In the midst of the Book of Comfort is one of my favorite chapters in the Bible. Isaiah 55 begins with a plea from God: “Come, everyone who thirsts, come to the waters; and he who has no money, come, buy and eat! Come, buy wine and milk without money and without price” (v. 1). The invitation—echoed later in Jesus’ words in John 4 and 6—is almost too good to be true. Who would believe that someone would offer food for free? And if someone did, surely the food would not be worth eating.
But no. God goes on to plead with His hearers to forsake their practice of pursuing food that does not satisfy: “Why do you spend your money for that which is not bread, and your labor for that which does not satisfy?” He then reveals the goodness of the food that He offers: “Listen diligently to me, and eat what is good, and delight yourselves in rich food. Incline your ear, and come to me; hear, that your soul may live” (Isa. 55:2–3). The food is rich, and it is good. It is no earthly food; this food, the food that truly satisfies, is the Word of God. The one who listens to God will be filled.
This is not a call to abandon all other interests than the Lord but rather a call to recognize Him as the highest pursuit. Where are we ultimately finding satisfaction? In success, money, or power? Or in the One who made us, who knows us, and who calls us to Himself? The things of this world cannot ultimately satisfy, because they were not made to. We are called to forsake our empty, unfulfilling, self-focused endeavors and to come to God and be satisfied.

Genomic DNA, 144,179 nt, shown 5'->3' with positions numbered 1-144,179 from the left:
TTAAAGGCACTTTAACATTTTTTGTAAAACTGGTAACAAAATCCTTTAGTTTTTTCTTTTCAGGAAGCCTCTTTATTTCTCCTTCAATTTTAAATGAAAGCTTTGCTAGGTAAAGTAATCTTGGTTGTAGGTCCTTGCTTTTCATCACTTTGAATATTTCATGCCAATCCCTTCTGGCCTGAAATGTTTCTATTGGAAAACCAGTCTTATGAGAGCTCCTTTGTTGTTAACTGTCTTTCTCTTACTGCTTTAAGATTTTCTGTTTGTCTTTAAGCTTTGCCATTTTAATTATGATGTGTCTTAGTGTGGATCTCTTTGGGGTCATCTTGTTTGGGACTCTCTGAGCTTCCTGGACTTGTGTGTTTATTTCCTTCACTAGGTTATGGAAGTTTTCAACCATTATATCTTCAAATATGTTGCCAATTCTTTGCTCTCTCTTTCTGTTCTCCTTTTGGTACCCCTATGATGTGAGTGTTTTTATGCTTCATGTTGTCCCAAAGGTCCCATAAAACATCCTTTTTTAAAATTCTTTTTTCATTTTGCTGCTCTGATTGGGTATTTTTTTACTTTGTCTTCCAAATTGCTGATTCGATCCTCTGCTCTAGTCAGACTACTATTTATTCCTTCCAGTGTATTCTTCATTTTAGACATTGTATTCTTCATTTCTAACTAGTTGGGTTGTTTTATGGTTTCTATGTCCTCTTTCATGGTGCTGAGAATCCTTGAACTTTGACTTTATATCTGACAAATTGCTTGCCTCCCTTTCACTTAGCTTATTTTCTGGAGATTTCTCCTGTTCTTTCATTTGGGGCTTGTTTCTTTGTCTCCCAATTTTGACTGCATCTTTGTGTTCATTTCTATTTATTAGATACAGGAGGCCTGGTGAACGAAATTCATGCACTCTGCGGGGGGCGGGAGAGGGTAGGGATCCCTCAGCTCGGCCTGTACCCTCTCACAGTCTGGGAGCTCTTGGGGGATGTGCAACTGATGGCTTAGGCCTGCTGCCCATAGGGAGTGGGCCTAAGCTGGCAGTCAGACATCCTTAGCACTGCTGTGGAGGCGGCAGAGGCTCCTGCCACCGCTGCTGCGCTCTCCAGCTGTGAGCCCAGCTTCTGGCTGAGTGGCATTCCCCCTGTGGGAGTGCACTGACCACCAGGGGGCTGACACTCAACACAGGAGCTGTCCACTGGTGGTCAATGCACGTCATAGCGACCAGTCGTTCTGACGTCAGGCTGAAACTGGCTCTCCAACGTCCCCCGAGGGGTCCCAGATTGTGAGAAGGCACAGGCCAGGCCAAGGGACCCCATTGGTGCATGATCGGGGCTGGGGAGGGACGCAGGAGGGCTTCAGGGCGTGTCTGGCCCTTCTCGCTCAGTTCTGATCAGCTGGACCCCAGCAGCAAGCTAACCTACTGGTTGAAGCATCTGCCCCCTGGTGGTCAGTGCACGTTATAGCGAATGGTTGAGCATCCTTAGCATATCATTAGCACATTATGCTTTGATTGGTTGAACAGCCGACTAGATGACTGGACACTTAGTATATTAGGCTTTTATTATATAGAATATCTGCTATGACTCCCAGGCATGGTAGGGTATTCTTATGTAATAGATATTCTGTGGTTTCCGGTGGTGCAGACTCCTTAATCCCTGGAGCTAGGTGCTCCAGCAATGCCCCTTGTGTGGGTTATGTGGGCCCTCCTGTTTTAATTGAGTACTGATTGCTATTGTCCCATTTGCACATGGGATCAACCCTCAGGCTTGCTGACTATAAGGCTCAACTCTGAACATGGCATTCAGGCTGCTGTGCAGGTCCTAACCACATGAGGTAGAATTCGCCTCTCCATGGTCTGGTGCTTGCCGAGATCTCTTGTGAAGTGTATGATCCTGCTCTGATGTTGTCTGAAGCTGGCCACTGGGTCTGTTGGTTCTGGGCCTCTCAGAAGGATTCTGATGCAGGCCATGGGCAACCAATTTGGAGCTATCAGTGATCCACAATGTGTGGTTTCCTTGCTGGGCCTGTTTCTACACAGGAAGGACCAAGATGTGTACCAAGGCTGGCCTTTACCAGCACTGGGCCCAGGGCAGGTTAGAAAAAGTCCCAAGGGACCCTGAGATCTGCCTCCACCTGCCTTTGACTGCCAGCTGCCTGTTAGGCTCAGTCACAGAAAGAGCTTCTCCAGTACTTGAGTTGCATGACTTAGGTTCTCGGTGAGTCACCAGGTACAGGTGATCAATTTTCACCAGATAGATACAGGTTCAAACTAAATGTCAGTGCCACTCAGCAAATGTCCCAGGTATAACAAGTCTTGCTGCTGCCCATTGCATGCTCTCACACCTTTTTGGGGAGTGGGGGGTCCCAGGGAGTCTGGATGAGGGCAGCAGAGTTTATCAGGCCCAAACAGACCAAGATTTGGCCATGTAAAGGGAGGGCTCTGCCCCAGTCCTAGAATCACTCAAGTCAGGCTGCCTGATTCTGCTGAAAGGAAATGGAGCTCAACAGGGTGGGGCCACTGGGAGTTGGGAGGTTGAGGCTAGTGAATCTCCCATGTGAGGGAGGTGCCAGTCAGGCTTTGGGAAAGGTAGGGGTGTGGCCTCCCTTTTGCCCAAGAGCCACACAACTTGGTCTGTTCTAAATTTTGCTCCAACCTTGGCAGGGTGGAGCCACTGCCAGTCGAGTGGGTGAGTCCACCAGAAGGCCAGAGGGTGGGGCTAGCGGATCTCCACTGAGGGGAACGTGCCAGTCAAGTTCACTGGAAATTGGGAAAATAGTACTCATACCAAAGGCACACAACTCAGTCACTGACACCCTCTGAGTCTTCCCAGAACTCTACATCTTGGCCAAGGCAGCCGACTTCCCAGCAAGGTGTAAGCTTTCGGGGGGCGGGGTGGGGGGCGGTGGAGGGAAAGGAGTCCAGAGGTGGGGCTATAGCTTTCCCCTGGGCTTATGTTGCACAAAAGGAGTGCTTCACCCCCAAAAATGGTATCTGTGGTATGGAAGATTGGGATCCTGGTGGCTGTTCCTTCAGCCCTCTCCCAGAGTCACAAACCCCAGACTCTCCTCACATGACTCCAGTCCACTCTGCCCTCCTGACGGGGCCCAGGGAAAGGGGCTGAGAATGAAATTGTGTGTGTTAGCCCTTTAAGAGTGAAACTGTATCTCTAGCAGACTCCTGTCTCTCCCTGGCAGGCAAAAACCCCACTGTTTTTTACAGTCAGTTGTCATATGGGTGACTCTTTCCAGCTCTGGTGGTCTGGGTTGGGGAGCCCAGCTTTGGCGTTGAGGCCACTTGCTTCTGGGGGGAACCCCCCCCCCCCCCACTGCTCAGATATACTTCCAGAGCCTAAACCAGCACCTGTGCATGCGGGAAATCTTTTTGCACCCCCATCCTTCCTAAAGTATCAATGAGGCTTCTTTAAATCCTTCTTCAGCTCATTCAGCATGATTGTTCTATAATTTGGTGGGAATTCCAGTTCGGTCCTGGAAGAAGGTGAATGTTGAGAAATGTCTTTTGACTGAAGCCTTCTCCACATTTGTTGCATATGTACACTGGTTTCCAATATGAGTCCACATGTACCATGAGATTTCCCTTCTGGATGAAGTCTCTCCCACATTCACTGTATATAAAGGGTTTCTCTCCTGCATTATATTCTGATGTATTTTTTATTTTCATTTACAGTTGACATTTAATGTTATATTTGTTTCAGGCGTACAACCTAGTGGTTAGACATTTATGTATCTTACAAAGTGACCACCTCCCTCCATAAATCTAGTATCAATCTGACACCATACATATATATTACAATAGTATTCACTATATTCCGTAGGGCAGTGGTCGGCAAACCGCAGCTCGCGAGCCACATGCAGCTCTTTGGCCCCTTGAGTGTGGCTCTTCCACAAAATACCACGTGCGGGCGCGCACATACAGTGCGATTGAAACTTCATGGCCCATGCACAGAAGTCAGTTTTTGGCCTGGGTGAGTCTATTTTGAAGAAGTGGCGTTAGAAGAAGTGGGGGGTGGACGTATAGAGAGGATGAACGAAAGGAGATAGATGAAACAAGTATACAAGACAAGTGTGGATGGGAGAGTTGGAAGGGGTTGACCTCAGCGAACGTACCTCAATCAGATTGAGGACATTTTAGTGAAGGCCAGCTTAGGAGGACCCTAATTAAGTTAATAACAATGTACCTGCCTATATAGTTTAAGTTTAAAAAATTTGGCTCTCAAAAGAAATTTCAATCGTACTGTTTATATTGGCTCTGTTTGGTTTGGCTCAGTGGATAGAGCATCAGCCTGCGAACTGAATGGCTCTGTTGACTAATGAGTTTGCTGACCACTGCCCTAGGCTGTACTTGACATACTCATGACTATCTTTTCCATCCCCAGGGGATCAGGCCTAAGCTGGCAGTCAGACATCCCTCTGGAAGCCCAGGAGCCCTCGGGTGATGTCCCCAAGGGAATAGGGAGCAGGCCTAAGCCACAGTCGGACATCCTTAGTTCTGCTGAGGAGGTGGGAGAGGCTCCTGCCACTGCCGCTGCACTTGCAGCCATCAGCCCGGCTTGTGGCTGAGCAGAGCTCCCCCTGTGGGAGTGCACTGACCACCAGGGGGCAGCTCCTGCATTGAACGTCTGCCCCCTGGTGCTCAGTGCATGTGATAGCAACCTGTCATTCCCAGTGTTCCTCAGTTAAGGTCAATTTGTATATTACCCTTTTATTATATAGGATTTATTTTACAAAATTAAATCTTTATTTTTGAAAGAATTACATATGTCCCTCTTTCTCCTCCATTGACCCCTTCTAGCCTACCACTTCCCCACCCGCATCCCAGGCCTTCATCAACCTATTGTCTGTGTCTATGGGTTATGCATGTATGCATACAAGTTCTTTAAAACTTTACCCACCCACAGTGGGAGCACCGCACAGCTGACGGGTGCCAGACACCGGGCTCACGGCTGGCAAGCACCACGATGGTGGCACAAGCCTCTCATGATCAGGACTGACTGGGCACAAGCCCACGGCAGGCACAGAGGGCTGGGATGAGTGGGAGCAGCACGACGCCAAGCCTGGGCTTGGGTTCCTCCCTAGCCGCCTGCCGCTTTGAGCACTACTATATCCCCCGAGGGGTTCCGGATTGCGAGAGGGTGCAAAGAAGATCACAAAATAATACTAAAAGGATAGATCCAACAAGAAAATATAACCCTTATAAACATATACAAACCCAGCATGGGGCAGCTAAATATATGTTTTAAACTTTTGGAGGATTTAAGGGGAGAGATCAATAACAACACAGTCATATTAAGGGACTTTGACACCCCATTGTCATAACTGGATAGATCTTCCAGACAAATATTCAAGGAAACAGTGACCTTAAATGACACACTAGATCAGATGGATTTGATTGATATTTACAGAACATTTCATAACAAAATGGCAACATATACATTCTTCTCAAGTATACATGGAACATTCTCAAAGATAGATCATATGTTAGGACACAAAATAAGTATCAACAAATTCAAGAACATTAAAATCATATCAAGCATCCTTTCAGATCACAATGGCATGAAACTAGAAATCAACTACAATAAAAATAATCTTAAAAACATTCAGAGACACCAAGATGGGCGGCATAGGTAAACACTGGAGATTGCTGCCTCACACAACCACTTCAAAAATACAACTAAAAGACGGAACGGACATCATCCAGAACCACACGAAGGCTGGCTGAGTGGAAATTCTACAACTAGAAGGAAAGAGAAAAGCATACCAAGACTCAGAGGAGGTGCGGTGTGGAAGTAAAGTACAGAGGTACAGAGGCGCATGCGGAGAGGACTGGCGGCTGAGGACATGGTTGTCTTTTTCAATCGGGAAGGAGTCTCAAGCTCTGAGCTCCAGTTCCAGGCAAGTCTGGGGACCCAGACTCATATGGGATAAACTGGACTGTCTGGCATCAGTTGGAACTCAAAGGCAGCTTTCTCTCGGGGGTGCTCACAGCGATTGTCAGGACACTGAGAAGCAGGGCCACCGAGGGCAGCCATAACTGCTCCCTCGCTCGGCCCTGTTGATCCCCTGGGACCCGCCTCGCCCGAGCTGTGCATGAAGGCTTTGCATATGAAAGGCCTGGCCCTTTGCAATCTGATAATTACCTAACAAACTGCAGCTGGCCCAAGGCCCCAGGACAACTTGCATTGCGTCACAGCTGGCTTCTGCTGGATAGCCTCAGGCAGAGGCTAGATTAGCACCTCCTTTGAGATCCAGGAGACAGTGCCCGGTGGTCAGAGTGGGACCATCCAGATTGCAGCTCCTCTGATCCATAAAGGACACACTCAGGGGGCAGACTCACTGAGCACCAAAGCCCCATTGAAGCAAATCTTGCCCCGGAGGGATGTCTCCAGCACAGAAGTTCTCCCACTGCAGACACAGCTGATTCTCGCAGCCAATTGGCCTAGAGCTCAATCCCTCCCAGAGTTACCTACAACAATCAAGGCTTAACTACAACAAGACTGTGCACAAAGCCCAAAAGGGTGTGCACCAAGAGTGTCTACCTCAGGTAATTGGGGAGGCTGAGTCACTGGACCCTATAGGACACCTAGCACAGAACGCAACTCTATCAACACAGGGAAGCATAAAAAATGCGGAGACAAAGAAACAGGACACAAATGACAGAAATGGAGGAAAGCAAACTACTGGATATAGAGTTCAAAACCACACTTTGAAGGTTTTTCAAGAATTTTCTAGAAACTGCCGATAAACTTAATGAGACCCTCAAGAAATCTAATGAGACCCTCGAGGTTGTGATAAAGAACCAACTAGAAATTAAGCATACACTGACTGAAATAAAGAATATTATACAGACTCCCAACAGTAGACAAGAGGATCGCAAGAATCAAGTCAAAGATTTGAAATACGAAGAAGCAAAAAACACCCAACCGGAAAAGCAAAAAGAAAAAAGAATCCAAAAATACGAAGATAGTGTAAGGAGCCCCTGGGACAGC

God offers this rich food to His people, the Israelites. The offer is in keeping with His promises to them in the past, as He notes by referencing His covenant with David in verses 3–4. The richness of the Word of God as revealed to Israel is so attractive that other nations will come to hear it (v. 5). For Israel, it is easy to hear this Word. But still, they are urged to “seek the Lord while he may be found; call upon him while he is near” (v. 6).
But the call to seek the Lord, as hinted at in verse 5, does not go out only to Israel; it goes out to the nations as well. All nations and all peoples are called to seek the Lord. Moreover, “the wicked” are called to seek the Lord: “Let the wicked forsake his way, and the unrighteous man his thoughts; let him return to the Lord, that he may have compassion on him, and to our God, for he will abundantly pardon” (v. 7).